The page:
Race may be a factor in colon cancer recurrence

Volume 5, Issue 1, 2016

Summary

Black people under 50 have more than double the risk of cancer recurrence compared with whites.

Photograph of Harry H. Yoon, M.D.

Harry H. Yoon, M.D.

The genetic makeup of colon cancer tumors and survival rates for patients with the disease differ by race, according to a study from researchers at the Mayo Clinic Cancer Center, published in the Journal of the National Cancer Institute in July 2015.

"These findings put the issue of race more prominently on the radar of investigators that cancer biology may contribute to race-based disparities," said the study's co-lead author, Harry H. Yoon, M.D., an oncologist with the Mayo Clinic Cancer Center. "While it is too early to change the way we treat these patients, our results indicate that future studies are needed to examine potential biological drivers of these differences more closely."

According to the American Cancer Society, colon cancer is the third most common cancer in the U.S. in both men and women, with more than 93,000 cases diagnosed in 2015.

Researchers have long known that blacks develop colon cancer at an earlier age and that blacks with colon cancer are at higher risk of dying of the disease than are whites. However, it has been difficult to identify why the differences in survival exist.

Researchers analyzed data from a large clinical trial of more than 3,000 patients with stage III colon cancer. The analysis revealed that tumors from whites, blacks and Asians had different frequencies of mutations in two key cancer-related genes, BRAF and KRAS, which have been associated with worse outcomes. It also found that colon cancers were twice as likely to recur in black patients as in whites; however, the discrepancy was only evident in those younger than age 50.

Some of the potential reasons for this disparity include socio-economic factors, such as diagnosis at a later stage, decreased access to health care and suboptimal treatment.

"The role of the biology of colon tumors according to race has not been examined as extensively," Dr. Yoon said. "This biology can be reflected in the genetic makeup of tumors, as well as by whether and how quickly cancer returns after the patient has been treated."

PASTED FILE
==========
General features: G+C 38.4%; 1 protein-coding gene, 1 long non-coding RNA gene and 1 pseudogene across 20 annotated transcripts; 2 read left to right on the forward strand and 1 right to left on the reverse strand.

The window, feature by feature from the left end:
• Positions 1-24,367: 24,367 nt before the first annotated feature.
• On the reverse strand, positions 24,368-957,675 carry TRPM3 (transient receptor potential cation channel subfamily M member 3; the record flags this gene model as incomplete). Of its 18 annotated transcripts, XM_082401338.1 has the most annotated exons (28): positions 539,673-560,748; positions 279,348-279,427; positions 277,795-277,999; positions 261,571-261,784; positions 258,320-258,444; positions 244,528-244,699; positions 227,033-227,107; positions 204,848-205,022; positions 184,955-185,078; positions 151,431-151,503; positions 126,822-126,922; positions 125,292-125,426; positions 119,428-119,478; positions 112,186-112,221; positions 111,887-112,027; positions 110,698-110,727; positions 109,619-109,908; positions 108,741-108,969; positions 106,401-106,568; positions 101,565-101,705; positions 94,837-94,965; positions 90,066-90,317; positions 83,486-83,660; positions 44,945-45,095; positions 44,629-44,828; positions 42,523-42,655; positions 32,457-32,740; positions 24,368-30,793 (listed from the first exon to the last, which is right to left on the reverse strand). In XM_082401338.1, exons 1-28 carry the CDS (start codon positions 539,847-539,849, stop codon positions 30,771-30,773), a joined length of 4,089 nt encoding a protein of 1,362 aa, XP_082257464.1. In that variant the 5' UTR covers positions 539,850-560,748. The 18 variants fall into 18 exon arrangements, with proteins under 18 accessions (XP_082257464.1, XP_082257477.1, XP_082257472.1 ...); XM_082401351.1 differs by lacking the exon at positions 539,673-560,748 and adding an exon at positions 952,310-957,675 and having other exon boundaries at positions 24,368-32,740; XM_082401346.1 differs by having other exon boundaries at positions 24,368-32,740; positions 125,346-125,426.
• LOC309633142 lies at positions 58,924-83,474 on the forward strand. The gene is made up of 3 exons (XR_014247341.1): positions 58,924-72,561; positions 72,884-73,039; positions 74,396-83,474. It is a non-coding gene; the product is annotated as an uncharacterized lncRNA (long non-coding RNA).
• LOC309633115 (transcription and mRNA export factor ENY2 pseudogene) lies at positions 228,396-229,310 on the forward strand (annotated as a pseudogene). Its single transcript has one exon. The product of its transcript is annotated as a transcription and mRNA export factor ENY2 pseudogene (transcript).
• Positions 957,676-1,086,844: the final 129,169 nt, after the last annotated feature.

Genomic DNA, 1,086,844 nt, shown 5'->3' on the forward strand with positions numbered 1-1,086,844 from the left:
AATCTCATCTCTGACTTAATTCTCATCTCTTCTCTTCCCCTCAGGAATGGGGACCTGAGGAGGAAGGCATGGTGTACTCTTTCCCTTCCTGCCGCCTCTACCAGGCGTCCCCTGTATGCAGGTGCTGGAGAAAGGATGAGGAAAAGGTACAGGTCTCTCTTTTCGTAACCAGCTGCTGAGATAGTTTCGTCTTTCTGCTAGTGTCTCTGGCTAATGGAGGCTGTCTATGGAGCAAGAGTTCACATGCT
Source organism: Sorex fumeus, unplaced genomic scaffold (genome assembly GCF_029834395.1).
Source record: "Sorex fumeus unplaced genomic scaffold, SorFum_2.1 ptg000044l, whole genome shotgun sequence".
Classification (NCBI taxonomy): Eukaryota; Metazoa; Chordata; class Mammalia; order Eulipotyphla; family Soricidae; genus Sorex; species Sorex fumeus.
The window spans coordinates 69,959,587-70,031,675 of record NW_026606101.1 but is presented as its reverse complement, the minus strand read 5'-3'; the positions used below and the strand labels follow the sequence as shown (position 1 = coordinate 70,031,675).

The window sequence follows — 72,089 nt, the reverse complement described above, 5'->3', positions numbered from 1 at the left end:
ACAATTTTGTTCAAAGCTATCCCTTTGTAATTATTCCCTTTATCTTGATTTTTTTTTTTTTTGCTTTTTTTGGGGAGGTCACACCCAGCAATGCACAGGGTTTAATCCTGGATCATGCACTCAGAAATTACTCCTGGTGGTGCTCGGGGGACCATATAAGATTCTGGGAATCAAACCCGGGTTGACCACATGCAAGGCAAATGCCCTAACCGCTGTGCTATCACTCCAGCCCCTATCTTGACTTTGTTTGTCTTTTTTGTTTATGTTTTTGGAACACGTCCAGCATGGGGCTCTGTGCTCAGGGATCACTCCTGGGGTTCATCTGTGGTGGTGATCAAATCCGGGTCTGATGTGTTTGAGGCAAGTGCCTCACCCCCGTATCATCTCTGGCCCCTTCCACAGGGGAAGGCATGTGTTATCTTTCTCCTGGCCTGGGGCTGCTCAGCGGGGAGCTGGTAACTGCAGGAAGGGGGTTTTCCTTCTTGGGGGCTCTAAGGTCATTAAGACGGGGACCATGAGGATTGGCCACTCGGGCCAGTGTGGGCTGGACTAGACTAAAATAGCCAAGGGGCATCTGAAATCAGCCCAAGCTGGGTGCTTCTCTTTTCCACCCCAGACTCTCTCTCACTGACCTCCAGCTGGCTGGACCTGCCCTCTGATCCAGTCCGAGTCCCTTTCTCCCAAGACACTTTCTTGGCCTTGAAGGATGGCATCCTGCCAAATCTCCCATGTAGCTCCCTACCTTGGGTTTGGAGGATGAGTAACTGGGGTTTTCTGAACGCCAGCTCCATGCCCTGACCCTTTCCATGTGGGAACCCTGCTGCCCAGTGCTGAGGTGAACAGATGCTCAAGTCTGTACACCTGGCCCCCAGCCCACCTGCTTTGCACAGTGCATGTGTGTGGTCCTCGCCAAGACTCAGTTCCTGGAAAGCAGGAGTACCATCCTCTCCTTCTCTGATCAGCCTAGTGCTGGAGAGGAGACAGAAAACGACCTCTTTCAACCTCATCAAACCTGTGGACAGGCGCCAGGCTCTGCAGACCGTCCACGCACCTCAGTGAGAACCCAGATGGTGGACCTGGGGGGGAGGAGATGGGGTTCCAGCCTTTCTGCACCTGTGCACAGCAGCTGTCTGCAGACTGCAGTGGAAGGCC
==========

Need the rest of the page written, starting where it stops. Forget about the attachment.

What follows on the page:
Dr. Yoon and his colleagues focused their efforts on finding out if colon cancers are genetically different based on race, and if race-based differences exist in recurrence rates. To do this, they examined data from the Alliance N0147 clinical trial, which included patients with stage III colon cancer from many centers in North America who all underwent surgery to remove their cancer and received chemotherapy after surgery.

As part of the trial, the patients provided a self-description of their race as white, Asian, or black or African-American. The researchers then evaluated the tumors from these participants to see if a mutation was present in the cancer-related genes BRAF and KRAS. They also noted if the cancer had returned after treatment.

The data showed that tumors from whites, blacks and Asians were different in terms of the frequency of mutations in the BRAF and KRAS genes. Tumors from whites were twice as likely to have BRAF mutations, whereas, tumors from blacks had the highest frequency of KRAS mutations. Tumors from Asians were the most likely to have normal copies of both genes.

The analysis also indicated that blacks had more than double the risk of cancer recurrence, compared with whites. However, this discrepancy was only visible among young patients — those younger than 50. Almost half of younger black patients experienced colon cancer recurrence within five years, compared with only 22 to 35 percent of white or Asian patients of any age.